White is not permissible under the breed standard, except for a small patch on the chest. Dapple patterns are allowed but double dapple (where varying white patches appear on the coat in addition to the normal dapple pattern) are not accepted. These dogs often suffer from hearing and sight problems, as well as other internal deformities. Piebald colouring is also not an accepted colour in the UK. This occurs when both parents carry the recessive Piebald gene which puts the dog at a higher risk of eye problems and blindness.
This dog breed has been described as being confident to the point of rashness. So, they are known to be fairly stubborn and independent. As a result, these dogs need consistent, patient training. Positive reinforcement tends to work well with these incredibly intelligent and energetic dogs.
Early socialization is essential to familiarize Miniature Dachshunds with young children, strangers, and other animals. They generally grow into loving dogs that form strong bonds with their owners, usually one family member in particular. However, they can be cautious with strangers.
A Miniature Dachshund will make a good match for a dog owner who may not have a lot of space but still wants a strong-minded, strong-willed, dog. However, it's worth noting that you must have the time to devote to these affectionate dogs as they don’t do well when left alone.
Dachshunds are described as clever, energetic, and brave. They were originally bred to be tenacious and persistent which still shows in the breed today. However, when they are not dashing after an appealing scent, they love to cuddle up with their favourite human. For many Dachshund dog lovers, this characteristic overshadows the breed's determination to have their own way!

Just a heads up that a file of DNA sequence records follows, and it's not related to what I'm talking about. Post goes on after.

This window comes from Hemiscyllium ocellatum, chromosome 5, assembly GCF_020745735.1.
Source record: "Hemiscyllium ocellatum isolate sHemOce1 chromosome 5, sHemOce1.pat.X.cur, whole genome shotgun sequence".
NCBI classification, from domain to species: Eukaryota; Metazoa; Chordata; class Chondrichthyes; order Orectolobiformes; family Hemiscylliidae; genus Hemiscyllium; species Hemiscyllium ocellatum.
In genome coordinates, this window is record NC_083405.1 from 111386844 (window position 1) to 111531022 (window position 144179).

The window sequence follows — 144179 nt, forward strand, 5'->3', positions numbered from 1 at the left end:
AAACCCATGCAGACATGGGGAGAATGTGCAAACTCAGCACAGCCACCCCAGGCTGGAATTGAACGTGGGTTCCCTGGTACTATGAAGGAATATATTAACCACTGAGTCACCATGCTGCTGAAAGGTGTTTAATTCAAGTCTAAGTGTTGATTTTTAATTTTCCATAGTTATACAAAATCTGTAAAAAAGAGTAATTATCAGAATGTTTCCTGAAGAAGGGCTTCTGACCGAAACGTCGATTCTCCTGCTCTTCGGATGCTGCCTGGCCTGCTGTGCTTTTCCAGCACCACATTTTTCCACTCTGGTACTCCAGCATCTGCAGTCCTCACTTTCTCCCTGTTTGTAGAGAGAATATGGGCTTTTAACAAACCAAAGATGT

A Miniature Dachshund’s personality can also differ with coat type. Wire-haired Dachshunds were bred later than the other varieties by crossing existing Dachshunds with terriers. So, they tend to be more mischievous and playful than their smooth or long-haired counterparts. Long-haired Dachshunds have a reputation for being calmer and more docile, and smooth-coated Dachshunds are a combination of the two.
It’s always best to keep your Miniature Dachshund on a lead during walks. These dogs have a strong hunting drive so they may take off without warning if they pick up a scent.
Dachshund Miniatures are intelligent little dogs. However, their training does need to begin early in life to prevent behavioural problems from developing. It can be tempting to allow these adorable dogs to indulge in whatever they like to do. However, reliable and consistent training is the key to developing a well-behaved, housetrained Miniature Dachshund.
Dachshunds have a lot of energy and vigour. They adore walking and playing outdoors with other dogs. They also like to dig and hunt. They can cope well with apartment living but they do require regular physical and mental stimulation to remain happy.